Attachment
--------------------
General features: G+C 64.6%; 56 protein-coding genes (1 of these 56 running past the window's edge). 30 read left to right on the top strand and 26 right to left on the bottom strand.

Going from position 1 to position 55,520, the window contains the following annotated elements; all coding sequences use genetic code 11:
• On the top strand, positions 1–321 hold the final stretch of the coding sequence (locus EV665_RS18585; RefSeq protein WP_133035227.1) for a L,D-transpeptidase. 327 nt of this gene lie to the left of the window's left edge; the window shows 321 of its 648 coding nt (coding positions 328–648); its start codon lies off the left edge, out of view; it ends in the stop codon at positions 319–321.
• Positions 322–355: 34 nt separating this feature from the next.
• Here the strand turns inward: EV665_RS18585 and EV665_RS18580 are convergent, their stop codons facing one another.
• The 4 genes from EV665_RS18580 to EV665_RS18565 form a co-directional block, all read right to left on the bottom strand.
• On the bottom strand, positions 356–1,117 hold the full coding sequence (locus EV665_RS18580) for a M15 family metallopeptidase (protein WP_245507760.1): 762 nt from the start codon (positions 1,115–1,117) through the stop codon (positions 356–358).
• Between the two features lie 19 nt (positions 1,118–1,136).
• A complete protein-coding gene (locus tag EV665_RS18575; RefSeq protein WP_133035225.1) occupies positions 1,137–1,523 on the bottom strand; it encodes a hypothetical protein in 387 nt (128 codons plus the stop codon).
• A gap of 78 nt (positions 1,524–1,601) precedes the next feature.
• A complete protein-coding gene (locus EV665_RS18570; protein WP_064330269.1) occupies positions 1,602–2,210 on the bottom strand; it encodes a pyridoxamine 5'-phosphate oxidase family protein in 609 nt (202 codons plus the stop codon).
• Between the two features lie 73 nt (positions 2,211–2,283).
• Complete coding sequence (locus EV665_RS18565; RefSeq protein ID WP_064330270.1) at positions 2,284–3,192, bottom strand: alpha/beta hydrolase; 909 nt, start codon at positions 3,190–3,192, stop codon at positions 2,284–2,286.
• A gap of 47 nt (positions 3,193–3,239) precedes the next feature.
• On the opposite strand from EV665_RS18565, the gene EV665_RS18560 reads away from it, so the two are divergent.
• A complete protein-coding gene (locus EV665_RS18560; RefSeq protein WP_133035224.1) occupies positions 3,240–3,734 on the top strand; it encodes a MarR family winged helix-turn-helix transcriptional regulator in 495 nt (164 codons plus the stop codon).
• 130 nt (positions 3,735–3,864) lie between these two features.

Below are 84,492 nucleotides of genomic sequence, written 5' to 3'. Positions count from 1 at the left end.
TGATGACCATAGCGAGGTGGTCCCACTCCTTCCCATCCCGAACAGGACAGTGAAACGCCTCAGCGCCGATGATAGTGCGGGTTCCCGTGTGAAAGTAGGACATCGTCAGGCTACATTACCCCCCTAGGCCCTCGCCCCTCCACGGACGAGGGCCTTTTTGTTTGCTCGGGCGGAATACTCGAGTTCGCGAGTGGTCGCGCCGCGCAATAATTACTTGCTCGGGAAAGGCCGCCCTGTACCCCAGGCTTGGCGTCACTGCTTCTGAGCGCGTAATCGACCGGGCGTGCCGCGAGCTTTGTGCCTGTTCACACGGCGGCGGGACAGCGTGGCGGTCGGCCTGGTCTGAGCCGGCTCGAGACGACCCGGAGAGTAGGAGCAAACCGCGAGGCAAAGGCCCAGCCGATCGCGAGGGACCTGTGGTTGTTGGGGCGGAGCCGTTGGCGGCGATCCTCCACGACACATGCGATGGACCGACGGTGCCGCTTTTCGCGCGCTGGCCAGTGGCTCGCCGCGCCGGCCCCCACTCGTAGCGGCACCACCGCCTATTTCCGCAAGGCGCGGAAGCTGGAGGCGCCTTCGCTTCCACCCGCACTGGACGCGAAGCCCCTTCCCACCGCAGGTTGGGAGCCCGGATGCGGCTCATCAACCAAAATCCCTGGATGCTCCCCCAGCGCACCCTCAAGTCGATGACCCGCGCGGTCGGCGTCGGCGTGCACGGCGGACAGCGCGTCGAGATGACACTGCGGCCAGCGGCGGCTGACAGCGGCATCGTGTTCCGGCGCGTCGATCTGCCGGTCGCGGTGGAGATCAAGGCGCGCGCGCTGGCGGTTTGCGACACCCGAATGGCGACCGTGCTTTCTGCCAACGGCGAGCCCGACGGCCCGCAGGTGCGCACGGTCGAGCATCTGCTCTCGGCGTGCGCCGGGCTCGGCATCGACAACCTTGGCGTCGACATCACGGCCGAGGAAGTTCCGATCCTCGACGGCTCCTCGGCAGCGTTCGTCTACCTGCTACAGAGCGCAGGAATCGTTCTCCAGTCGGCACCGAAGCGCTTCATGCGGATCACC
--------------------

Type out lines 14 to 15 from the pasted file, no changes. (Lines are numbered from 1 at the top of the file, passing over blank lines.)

• A gap of 47 nt (positions 3,193–3,239) precedes the next feature.
• On the opposite strand from EV665_RS18565, the gene EV665_RS18560 reads away from it, so the two are divergent.